That’s a commendable approach and could see trade fortunes increase if implemented. The same would apply with Burundi, Kenya and Tanzania.
The other efforts concern establishment a One Stop Border Post (OSBP) at Rusomo border with Tanzania. The project funded by the Japanese International Corporation Agency (JICA) will see about US$60 million used but results are not expected until sometime in 2014.
That’s not a bad idea because when it’s finished, the facility will mean traders stop only once for clearance, there will be increased partnership between the two customs authorities as well as information sharing.
Concerning free movement of labor, Rwanda will have to pray that her partners open up for Rwandans apart from Uganda. It’s very difficult for a Rwandan to find a job in Kenya or Tanzania as the practice is still very protective of nationals. Rwanda on the other hand is free for all, no work permits, and academic qualifications from the regional are easily accepted.
The same case concerns business registration. While Rwanda’s policy on business registration allows foreigners to easily own businesses, in Tanzania, the policy requires an investor to cede over 50% of the shares to a local. This means a Rwandan can’t fully own his business in Tanzania.
A good example is provided by Mr. Mbarushimaana who owns a clearing agency dating way back from the early 80s. While he has opened branches in Uganda and Kenya, Tanzania has eluded him thanks to that restriction.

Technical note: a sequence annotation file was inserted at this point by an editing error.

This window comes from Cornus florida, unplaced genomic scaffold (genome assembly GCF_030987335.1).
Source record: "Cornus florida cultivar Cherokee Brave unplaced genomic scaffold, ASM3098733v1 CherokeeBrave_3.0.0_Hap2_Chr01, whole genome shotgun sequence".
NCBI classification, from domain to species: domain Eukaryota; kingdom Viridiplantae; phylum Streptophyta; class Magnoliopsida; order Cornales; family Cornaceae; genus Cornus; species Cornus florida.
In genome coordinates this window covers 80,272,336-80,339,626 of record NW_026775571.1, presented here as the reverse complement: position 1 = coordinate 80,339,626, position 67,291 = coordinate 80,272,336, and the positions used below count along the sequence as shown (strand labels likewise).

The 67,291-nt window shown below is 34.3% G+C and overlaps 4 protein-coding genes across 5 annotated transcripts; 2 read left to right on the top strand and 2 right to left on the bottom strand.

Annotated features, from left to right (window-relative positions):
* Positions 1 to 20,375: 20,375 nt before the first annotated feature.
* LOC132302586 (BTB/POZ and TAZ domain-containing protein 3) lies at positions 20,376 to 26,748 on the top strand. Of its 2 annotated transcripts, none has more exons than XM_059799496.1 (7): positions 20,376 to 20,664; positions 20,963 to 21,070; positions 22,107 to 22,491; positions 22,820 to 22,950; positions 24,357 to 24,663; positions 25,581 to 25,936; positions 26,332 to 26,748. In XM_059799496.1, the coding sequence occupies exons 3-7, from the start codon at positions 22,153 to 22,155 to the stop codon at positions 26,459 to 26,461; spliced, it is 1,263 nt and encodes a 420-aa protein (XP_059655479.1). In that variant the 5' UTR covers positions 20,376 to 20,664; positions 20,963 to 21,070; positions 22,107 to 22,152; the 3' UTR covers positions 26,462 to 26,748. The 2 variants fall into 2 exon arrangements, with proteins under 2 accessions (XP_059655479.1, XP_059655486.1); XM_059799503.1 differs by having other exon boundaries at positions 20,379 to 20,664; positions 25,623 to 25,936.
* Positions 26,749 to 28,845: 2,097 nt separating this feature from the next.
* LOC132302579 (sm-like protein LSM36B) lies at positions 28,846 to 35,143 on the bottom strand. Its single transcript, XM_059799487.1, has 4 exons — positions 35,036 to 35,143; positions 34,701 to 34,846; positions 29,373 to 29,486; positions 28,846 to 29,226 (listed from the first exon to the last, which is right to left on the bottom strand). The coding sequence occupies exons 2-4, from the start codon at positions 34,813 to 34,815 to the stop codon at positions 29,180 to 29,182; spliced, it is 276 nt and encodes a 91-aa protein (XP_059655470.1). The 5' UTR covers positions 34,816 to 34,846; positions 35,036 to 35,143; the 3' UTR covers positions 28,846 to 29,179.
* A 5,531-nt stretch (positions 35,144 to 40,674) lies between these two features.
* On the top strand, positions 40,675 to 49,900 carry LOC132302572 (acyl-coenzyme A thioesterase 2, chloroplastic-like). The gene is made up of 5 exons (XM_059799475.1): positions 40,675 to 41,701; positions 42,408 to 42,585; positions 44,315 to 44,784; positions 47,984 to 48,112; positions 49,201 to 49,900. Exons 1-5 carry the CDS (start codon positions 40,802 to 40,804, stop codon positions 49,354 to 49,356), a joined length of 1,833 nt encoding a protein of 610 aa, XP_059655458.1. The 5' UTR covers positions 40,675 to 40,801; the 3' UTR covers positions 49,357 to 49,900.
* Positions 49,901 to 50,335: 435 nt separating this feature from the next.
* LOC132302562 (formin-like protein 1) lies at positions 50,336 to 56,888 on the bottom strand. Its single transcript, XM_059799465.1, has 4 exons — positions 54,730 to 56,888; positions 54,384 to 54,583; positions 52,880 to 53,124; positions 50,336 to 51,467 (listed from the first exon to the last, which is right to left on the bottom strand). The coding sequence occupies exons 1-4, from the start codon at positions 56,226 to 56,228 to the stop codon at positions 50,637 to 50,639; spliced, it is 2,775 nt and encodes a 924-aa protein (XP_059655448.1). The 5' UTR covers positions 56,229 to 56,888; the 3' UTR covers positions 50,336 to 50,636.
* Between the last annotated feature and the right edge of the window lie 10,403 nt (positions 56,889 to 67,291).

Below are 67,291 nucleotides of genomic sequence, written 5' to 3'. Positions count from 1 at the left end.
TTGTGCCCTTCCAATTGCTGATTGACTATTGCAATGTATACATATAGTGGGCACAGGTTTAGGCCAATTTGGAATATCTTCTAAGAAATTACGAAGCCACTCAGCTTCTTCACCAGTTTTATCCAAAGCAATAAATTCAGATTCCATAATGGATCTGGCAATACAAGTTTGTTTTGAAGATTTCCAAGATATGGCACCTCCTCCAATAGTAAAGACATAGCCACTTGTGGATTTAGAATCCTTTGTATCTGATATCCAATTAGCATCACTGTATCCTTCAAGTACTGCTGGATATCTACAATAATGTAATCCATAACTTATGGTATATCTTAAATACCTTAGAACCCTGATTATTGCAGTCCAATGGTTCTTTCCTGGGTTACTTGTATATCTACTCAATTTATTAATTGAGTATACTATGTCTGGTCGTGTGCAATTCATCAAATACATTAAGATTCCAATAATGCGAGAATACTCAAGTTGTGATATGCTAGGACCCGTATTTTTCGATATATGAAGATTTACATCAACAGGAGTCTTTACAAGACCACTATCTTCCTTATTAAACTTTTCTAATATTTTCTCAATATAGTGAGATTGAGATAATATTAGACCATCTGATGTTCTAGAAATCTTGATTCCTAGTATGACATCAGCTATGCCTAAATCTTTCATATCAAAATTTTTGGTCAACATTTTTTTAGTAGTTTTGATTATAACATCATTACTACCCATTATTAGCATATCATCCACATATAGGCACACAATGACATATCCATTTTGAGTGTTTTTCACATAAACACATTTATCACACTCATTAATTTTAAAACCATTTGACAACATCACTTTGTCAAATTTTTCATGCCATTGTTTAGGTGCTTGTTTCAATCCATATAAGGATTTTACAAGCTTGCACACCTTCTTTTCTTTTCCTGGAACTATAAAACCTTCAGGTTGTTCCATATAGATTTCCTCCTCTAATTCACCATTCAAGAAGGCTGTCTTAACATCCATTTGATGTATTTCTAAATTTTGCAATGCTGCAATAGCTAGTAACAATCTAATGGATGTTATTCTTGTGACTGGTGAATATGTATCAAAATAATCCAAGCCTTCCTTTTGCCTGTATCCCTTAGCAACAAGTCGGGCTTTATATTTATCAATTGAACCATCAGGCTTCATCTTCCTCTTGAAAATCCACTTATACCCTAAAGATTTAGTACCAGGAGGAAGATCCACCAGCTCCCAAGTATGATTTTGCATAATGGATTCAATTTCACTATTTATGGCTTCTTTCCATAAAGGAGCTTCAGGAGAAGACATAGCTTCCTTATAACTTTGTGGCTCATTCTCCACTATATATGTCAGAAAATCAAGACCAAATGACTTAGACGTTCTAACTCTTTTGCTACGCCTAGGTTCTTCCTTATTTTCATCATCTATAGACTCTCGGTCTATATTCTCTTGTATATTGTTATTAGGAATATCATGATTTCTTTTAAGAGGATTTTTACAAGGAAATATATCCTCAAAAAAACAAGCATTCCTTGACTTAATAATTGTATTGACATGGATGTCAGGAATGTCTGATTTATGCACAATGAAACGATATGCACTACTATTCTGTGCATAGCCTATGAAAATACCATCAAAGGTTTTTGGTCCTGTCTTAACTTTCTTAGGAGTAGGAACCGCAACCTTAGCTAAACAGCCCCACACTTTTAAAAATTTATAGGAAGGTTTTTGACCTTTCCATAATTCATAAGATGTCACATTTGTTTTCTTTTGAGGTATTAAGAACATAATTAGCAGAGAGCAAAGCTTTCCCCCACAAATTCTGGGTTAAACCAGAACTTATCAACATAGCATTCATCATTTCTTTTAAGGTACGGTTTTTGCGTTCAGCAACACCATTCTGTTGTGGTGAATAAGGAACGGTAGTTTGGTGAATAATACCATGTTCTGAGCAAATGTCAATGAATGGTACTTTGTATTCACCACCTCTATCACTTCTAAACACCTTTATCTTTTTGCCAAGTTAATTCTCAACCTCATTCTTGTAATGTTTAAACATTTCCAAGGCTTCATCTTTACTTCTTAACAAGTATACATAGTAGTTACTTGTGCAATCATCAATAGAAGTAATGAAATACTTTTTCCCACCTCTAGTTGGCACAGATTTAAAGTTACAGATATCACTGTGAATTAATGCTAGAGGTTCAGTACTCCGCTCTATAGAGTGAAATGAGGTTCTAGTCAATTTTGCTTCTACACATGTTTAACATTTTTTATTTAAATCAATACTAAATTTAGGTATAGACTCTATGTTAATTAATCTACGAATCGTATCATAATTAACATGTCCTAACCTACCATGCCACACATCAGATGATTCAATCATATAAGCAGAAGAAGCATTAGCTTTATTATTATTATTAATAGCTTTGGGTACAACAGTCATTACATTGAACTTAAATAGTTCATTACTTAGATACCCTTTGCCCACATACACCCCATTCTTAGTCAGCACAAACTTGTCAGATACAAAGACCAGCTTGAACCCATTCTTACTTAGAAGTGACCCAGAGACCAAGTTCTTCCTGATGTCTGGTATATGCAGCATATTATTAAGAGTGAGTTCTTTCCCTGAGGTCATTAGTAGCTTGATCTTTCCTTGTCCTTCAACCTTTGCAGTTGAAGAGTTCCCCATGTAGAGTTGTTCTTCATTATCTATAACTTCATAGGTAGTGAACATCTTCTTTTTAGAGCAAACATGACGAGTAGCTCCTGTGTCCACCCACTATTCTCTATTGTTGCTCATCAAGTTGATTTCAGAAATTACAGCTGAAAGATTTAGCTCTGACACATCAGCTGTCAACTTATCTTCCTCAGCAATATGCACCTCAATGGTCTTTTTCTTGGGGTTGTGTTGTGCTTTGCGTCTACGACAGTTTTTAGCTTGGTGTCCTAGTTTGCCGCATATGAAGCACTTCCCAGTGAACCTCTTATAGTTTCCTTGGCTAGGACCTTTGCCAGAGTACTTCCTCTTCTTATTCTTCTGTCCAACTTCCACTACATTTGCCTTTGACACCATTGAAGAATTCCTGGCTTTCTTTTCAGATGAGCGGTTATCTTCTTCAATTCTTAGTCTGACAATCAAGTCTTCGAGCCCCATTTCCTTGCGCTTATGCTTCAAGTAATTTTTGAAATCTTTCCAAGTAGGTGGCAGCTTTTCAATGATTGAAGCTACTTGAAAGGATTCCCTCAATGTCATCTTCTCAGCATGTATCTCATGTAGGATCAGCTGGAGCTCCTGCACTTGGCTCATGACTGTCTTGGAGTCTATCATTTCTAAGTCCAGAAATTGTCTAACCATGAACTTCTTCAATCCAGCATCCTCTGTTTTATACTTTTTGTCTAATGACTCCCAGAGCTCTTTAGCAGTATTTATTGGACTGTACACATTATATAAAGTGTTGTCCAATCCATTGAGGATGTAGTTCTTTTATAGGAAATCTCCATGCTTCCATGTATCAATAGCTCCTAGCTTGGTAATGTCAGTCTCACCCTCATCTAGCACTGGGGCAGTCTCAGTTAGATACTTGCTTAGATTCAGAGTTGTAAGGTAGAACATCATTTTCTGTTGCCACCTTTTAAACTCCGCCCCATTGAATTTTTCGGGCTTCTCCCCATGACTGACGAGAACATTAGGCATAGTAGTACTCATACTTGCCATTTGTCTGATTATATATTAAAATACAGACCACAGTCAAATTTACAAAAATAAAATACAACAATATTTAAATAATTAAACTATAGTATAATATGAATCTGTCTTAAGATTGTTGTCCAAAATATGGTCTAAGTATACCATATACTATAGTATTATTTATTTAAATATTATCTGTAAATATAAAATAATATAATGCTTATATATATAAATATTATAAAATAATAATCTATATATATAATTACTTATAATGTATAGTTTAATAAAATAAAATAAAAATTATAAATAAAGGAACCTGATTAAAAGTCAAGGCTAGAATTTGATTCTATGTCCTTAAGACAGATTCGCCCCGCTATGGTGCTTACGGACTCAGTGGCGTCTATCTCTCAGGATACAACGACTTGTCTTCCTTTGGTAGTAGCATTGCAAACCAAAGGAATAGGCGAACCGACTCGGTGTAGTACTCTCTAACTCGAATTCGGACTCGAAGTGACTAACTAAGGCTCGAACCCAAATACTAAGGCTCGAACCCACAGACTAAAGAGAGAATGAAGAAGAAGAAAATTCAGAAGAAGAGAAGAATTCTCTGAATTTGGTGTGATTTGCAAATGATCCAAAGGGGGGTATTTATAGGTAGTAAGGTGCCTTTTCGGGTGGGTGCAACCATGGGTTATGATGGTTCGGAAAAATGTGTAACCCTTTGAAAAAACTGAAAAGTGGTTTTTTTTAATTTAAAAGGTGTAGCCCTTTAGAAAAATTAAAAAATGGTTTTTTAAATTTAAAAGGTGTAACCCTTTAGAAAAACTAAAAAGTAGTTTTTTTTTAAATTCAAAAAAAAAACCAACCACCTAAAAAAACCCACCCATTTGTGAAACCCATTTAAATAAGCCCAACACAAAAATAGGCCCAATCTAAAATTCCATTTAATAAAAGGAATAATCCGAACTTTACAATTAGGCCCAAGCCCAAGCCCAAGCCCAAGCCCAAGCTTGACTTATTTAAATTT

Currently, the Community implementing the 4th EAC Development Strategy (2011-2016) themed; “Accelerating and Deepening EAC Regional Integration” by far, the ‘most ambitious’ and sets out the implementation of major regional Master Plans in the key productive sectors with more focus on Agriculture and Food Security, Industry and Manufacturing and Tourism, according to Ambassador Sezibera.
The success of this strategy largely depends on the commitment of the partners themselves. With almost 150 million people, the EAC is a potential China as it would have her own market base to consume her goods. The Western market is no longer reliable and this a functioning community will be an insurance against over dependency.
But, as the PSF says, its members have to reinvent themselves to be more innovative to improve their competitiveness in the region. Internal mergers, better branding, superior quality, attractive customer care, ICT use in business and others will help Rwanda claim her full potential in the community.